For decades, the Glenbrook Community Center had played a vital role in the neighborhood—serving as both a community hub and service provider. Many kids took dance lessons and attended events, while those in need attended AA meetings or found resources in the building.
But even before the pandemic—which forced the center to close—city officials said they had been looking for a provider to run the center. The city sent out a request for proposals (RFP) in 2018-19 and received few responses, even after it brought in local nonprofits to review the site. In 2020, the city sent out a request for proposals to renovate the property, which is a historic building in the city, and include affordable housing on the site. Crescent Housing Partners LLC was selected as the developer for the site and plans to construct 51 affordable units on site.
However, members of the Board of Representatives and members of the community are hoping the board will reconsider and send out another request for proposals for someone to run the building as a community center.
On August 23, the Legislative and Rules Committee voted 3-4 to recommend rejecting the Crescent Housing Partners proposal, despite pleas from the mayor, city staff, and other residents to provide much needed affordable housing. Any member of the Board of Representatives can bring up the item to the full board during the Legislative and Rules section, which is expected to happen at the full Board of Representatives meeting on Tuesday, Sept. 6 at 8 p.m.
How Did Stamford Get Here
According to Sandy Dennies, the city’s director of administration, the city put out a RFP in 2018-2019 for an operator to come in and run the building as a community center. She said that they conducted multiple walkthroughs of the site with potential bidders and ultimately ended up with one bidder that was not prepared to run the whole facility.
“Because of that we had a member of the staff walk several nonprofits through in 2020,” she said. “That did not produce any results.”
Dennies said that was because the property “needed too many repairs.” She said the administration then “came up with plan B,” which was for the facility to be used for affordable housing. That plan went through the city’s Planning Board, Zoning Board, and Board of Representatives committees in the fall of 2020 before the RFP was put out.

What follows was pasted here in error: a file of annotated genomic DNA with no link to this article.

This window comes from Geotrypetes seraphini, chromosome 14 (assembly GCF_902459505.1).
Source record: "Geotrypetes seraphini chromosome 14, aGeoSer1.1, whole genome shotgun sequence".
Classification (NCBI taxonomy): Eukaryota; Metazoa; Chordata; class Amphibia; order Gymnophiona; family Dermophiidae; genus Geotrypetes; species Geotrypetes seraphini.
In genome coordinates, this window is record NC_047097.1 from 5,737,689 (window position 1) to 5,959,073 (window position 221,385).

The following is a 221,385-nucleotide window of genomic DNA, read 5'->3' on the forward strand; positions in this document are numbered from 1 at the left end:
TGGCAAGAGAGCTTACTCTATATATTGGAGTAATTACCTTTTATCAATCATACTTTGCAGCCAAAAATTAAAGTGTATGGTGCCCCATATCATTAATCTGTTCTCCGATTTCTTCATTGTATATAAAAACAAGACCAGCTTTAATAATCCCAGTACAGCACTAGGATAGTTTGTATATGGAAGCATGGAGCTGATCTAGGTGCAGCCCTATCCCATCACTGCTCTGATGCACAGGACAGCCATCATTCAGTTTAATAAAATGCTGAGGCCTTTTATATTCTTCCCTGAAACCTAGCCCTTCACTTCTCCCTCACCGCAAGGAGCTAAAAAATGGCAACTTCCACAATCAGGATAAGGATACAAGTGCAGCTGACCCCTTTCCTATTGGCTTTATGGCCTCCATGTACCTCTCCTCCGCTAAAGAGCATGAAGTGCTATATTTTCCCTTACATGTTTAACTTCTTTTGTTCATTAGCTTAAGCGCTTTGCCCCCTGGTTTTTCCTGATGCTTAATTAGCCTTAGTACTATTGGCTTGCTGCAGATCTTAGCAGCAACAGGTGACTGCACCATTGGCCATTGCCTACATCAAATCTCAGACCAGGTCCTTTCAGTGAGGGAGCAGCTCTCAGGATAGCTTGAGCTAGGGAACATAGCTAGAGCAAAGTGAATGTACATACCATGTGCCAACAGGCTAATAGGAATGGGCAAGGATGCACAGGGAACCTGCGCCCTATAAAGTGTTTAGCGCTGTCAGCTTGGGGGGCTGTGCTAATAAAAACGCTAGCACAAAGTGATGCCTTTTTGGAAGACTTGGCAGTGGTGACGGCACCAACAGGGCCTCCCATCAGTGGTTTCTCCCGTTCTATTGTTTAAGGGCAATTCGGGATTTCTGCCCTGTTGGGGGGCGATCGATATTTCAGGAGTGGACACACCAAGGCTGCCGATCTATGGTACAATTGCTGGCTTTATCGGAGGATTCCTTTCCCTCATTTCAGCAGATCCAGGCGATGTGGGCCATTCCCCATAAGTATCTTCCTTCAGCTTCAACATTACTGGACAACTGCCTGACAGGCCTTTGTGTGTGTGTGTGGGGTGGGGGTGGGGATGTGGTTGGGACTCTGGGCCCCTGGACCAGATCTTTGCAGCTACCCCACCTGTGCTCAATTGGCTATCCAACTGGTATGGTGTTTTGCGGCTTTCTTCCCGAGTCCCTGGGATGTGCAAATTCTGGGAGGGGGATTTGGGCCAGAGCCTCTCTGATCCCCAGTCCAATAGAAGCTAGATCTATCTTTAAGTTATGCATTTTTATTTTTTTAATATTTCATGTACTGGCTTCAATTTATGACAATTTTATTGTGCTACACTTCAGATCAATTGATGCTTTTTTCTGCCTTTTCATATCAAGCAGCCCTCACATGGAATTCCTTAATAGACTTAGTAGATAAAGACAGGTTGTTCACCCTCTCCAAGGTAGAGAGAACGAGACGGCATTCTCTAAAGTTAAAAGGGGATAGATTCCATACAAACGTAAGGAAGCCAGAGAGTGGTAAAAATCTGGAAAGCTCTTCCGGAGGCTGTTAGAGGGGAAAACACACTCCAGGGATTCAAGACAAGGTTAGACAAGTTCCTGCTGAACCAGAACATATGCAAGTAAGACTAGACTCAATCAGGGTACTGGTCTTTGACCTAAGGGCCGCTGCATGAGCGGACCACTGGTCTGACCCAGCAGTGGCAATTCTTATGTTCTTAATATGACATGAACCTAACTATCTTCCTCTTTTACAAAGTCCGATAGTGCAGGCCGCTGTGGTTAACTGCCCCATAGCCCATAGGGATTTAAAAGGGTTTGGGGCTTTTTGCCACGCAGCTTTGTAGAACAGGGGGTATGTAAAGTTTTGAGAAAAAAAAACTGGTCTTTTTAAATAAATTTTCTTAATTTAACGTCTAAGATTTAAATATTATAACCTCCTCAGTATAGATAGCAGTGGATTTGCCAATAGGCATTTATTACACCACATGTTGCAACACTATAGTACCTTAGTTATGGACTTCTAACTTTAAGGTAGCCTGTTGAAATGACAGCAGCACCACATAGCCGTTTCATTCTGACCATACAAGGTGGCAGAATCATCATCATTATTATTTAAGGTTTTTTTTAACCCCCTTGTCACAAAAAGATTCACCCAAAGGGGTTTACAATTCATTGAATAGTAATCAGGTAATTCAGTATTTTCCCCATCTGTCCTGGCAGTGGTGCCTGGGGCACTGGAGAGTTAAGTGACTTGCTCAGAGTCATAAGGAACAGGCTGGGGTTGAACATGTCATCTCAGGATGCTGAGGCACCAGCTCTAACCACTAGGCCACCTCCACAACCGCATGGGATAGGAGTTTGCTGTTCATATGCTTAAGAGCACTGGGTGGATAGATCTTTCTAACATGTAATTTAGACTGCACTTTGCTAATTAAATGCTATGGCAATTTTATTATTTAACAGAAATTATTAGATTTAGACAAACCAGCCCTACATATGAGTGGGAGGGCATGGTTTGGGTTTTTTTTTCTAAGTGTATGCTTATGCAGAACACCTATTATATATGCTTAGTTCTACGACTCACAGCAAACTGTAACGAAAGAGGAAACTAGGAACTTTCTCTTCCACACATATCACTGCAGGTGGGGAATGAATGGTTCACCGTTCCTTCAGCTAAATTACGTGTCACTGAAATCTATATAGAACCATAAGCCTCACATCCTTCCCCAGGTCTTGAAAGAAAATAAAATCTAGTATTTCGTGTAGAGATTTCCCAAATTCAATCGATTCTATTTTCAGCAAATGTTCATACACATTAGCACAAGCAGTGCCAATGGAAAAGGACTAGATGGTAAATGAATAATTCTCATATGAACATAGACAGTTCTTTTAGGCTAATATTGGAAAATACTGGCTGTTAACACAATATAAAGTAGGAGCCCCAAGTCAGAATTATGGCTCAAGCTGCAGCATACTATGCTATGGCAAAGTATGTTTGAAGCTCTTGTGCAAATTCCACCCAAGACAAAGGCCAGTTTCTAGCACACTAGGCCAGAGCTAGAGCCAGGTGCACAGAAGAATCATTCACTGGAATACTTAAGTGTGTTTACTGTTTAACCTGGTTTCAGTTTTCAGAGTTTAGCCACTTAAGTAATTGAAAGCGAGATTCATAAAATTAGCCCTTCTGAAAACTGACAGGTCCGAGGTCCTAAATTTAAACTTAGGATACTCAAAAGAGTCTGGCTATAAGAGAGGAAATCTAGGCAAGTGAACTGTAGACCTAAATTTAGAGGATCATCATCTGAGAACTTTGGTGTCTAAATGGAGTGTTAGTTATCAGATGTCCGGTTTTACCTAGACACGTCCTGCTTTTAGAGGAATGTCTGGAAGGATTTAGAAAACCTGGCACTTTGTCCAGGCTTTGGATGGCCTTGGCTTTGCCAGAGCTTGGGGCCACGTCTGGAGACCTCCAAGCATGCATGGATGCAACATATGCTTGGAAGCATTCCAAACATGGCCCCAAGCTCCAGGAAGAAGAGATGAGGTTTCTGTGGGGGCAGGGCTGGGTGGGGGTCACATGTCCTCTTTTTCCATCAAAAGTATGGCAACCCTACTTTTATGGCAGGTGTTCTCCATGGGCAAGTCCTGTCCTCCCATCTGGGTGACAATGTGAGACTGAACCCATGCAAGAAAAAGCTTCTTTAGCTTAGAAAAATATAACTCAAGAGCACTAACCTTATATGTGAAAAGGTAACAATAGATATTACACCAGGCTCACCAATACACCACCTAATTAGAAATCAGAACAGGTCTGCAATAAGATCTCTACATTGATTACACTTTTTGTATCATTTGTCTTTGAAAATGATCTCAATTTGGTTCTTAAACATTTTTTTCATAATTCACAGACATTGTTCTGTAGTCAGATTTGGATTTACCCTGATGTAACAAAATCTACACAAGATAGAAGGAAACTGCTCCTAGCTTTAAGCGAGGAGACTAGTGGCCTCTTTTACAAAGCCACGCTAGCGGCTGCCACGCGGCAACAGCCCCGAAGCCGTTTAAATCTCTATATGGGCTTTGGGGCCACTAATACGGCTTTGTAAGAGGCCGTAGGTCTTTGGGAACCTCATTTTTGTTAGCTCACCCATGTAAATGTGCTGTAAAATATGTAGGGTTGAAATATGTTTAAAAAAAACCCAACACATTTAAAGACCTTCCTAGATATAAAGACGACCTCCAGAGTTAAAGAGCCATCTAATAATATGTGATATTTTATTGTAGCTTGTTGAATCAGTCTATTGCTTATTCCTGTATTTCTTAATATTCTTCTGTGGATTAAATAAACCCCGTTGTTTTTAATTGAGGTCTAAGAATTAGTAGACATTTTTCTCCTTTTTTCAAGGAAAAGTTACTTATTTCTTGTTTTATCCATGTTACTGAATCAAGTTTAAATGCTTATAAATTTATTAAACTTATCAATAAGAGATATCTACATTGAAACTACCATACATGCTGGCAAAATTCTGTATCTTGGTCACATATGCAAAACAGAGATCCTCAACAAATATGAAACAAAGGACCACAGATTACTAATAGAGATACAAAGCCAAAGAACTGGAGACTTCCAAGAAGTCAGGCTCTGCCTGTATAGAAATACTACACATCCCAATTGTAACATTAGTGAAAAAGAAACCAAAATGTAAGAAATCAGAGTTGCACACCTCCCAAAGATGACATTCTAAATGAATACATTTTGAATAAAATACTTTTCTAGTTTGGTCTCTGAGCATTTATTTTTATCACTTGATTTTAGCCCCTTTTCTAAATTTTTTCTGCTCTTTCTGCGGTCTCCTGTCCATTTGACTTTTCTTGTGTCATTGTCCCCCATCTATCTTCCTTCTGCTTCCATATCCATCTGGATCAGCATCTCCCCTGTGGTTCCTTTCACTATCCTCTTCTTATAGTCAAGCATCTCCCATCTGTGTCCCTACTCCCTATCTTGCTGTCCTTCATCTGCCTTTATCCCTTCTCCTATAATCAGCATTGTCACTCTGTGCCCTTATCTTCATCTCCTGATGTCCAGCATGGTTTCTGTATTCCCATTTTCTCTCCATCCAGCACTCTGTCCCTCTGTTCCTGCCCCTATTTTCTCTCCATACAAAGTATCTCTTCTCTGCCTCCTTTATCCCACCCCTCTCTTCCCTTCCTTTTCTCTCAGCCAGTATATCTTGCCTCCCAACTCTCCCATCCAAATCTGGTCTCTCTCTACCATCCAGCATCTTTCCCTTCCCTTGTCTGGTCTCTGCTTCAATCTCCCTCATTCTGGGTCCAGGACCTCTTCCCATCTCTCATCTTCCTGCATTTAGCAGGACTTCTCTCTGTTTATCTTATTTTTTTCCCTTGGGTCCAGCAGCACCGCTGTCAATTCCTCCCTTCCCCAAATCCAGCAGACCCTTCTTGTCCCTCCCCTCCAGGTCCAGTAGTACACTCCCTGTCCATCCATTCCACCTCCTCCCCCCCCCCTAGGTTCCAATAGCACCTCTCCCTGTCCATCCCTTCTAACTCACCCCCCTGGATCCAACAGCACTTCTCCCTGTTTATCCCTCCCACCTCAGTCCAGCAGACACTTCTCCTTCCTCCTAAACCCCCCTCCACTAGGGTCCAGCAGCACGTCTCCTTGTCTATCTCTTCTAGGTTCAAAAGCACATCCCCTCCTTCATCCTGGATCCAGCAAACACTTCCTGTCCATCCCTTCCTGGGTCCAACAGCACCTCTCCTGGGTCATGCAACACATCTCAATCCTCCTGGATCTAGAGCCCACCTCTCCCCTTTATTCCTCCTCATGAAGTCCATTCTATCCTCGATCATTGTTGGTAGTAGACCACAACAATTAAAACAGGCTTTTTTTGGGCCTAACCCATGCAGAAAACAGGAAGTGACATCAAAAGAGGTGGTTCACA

“We had 3 responses to the RFP and the strongest of them is the one that is before [the committee],” she said. “We are not doing this in a vacuum; we have done this over several years.”
However, members of the Board of Representatives were critical of the city in part for letting the property fall into disrepair.
“The reason this is in disrepair is because we let it,” said Representative Sean Boeger. “Now we're going to come by and say, “this is a relic.”
What’s in the Current Proposal for the Building?
The proposal from Crescent Housing Partners—a joint venture between JHM Financial Group and Viking Construction—called for redeveloping the property for affordable housing and community space. The plans call for 51 units of affordable housing at various income levels—12 within the current structure and the remainder in a separate structure behind it that will be attached. The plans call for seven studios, 30 one-bedroom units, and 14 two-bedroom units. The site must have a minimum of 1,000-2,000 square feet of community space, but Mayor Caroline Simmons said the developer has said it will provide at least 3,000 square feet.
Simmons voiced her support for this proposal—both to the Legislative and Rules Committee and in an op-ed published in The Stamford Advocate.
“As mayor, my goal is to build a more equitable, inclusive, vibrant city where everyone can thrive,” she said.
Simmons said this proposal helps achieve three goals—creating workforce housing; helping the city remain economically competitive with additional workforce housing; and revitalizing an important building.
What is the Opposition to the Proposal?
While some members of the community would prefer to see the building remain a community center in general, the movement took on an even louder voice after two late proposals to keep the building a community center were revealed right before the Legislative and Rules Committee vote.
Reverend Michael Thomas, a local pastor, submitted a proposal to the board to utilize the building for “Acts Community Resource Center,” which is currently occupying space at 98 Richmond Hill Avenue and is pending 501(c)3 approval. The center would provide a variety of services including day care, counseling, support for those in recovery, health programming, and financial resources for small businesses and first-time home buyers.